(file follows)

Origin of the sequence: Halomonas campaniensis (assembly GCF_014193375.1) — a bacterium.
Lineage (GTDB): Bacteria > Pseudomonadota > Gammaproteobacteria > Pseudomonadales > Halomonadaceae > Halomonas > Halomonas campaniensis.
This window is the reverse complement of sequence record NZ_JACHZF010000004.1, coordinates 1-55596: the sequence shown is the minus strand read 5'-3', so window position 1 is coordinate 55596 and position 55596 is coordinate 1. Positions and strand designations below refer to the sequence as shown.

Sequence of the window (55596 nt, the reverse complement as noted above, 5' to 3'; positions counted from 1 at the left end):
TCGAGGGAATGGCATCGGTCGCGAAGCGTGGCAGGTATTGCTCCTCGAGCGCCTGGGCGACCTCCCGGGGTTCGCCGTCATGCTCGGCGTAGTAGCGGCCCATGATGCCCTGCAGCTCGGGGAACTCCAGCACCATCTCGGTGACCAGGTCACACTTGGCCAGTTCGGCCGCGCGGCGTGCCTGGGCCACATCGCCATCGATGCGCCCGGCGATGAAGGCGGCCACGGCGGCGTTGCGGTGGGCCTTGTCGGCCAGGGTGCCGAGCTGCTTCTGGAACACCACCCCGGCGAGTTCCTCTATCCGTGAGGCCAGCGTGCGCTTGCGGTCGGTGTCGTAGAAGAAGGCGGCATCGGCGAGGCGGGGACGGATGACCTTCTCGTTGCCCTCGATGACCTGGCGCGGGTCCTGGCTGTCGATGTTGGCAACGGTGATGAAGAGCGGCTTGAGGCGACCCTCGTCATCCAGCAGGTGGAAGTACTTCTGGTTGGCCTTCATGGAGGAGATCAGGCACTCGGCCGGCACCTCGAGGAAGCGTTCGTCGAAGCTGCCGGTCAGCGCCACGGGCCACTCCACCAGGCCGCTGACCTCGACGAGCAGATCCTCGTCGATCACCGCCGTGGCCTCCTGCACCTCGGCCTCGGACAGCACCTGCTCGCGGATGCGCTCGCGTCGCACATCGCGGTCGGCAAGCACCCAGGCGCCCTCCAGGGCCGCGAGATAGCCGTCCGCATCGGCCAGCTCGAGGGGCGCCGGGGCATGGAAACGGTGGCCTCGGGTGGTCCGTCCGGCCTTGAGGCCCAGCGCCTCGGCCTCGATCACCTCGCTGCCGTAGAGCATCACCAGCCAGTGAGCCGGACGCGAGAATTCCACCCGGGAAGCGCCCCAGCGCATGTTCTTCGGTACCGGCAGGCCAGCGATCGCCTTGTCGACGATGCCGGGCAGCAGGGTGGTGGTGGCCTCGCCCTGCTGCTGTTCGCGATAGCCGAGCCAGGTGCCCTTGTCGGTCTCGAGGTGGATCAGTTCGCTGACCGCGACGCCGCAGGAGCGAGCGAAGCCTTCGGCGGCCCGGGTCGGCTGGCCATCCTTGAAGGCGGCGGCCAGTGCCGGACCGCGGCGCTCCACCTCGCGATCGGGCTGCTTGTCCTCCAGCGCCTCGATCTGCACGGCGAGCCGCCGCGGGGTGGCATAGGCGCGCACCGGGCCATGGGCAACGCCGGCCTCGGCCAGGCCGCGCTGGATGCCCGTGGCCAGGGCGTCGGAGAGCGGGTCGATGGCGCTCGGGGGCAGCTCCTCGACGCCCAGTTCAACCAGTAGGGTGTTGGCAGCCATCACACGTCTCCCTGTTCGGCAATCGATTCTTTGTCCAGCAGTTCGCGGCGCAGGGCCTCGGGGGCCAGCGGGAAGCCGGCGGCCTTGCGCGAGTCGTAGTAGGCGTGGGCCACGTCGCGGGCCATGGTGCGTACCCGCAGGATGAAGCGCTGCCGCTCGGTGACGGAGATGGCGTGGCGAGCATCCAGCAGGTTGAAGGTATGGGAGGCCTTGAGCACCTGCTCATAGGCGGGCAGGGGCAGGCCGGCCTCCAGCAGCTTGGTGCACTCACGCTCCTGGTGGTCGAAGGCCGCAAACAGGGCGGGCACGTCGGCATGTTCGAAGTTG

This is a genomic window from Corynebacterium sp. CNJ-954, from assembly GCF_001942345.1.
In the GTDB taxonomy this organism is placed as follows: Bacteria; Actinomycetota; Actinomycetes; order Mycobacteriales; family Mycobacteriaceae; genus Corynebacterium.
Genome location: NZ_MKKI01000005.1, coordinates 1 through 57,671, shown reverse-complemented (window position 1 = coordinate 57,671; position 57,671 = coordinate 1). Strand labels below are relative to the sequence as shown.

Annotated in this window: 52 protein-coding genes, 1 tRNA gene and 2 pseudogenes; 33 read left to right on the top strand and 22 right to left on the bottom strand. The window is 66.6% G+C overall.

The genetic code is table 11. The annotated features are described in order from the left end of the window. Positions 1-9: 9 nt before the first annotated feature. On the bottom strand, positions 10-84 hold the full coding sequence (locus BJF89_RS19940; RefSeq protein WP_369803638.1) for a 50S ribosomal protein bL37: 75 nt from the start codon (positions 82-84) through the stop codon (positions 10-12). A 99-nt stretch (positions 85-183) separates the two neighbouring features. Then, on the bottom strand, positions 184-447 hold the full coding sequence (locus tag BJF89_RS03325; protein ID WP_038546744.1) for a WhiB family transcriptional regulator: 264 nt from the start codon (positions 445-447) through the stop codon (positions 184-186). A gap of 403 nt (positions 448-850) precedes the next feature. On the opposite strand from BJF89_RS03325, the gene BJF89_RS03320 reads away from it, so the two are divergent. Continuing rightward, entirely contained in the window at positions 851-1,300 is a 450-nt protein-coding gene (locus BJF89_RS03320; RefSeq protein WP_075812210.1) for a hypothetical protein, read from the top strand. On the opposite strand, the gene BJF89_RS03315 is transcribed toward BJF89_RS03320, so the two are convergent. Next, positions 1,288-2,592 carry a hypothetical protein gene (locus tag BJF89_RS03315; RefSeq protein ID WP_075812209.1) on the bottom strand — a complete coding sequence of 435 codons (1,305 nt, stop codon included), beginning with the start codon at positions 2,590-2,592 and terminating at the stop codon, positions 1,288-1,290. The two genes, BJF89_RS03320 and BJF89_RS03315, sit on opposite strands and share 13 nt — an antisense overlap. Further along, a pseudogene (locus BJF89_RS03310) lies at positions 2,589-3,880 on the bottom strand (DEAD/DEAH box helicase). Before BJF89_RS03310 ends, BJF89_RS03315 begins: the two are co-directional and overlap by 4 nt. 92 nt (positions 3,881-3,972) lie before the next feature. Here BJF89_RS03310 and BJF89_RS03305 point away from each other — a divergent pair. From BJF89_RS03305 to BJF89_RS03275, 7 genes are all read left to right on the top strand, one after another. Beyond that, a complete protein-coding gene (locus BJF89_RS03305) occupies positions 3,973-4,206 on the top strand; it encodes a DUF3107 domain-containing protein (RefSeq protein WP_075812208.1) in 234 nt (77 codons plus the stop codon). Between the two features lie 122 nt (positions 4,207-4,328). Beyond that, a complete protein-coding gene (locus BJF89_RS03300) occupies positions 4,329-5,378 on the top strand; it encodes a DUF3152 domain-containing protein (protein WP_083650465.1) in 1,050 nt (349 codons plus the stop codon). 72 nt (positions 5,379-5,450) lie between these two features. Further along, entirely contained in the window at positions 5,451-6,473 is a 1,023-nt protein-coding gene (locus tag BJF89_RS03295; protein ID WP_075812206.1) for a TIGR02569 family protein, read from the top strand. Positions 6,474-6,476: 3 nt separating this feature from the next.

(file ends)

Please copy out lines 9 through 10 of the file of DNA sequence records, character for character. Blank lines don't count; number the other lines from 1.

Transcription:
Annotated in this window: 52 protein-coding genes, 1 tRNA gene and 2 pseudogenes; 33 read left to right on the top strand and 22 right to left on the bottom strand. The window is 66.6% G+C overall.

The genetic code is table 11. The annotated features are described in order from the left end of the window. Positions 1-9: 9 nt before the first annotated feature. On the bottom strand, positions 10-84 hold the full coding sequence (locus BJF89_RS19940; RefSeq protein WP_369803638.1) for a 50S ribosomal protein bL37: 75 nt from the start codon (positions 82-84) through the stop codon (positions 10-12). A 99-nt stretch (positions 85-183) separates the two neighbouring features. Then, on the bottom strand, positions 184-447 hold the full coding sequence (locus tag BJF89_RS03325; protein ID WP_038546744.1) for a WhiB family transcriptional regulator: 264 nt from the start codon (positions 445-447) through the stop codon (positions 184-186). A gap of 403 nt (positions 448-850) precedes the next feature. On the opposite strand from BJF89_RS03325, the gene BJF89_RS03320 reads away from it, so the two are divergent. Continuing rightward, entirely contained in the window at positions 851-1,300 is a 450-nt protein-coding gene (locus BJF89_RS03320; RefSeq protein WP_075812210.1) for a hypothetical protein, read from the top strand. On the opposite strand, the gene BJF89_RS03315 is transcribed toward BJF89_RS03320, so the two are convergent. Next, positions 1,288-2,592 carry a hypothetical protein gene (locus tag BJF89_RS03315; RefSeq protein ID WP_075812209.1) on the bottom strand — a complete coding sequence of 435 codons (1,305 nt, stop codon included), beginning with the start codon at positions 2,590-2,592 and terminating at the stop codon, positions 1,288-1,290. The two genes, BJF89_RS03320 and BJF89_RS03315, sit on opposite strands and share 13 nt — an antisense overlap. Further along, a pseudogene (locus BJF89_RS03310) lies at positions 2,589-3,880 on the bottom strand (DEAD/DEAH box helicase). Before BJF89_RS03310 ends, BJF89_RS03315 begins: the two are co-directional and overlap by 4 nt. 92 nt (positions 3,881-3,972) lie before the next feature. Here BJF89_RS03310 and BJF89_RS03305 point away from each other — a divergent pair. From BJF89_RS03305 to BJF89_RS03275, 7 genes are all read left to right on the top strand, one after another. Beyond that, a complete protein-coding gene (locus BJF89_RS03305) occupies positions 3,973-4,206 on the top strand; it encodes a DUF3107 domain-containing protein (RefSeq protein WP_075812208.1) in 234 nt (77 codons plus the stop codon). Between the two features lie 122 nt (positions 4,207-4,328). Beyond that, a complete protein-coding gene (locus BJF89_RS03300) occupies positions 4,329-5,378 on the top strand; it encodes a DUF3152 domain-containing protein (protein WP_083650465.1) in 1,050 nt (349 codons plus the stop codon). 72 nt (positions 5,379-5,450) lie between these two features. Further along, entirely contained in the window at positions 5,451-6,473 is a 1,023-nt protein-coding gene (locus tag BJF89_RS03295; protein ID WP_075812206.1) for a TIGR02569 family protein, read from the top strand. Positions 6,474-6,476: 3 nt separating this feature from the next.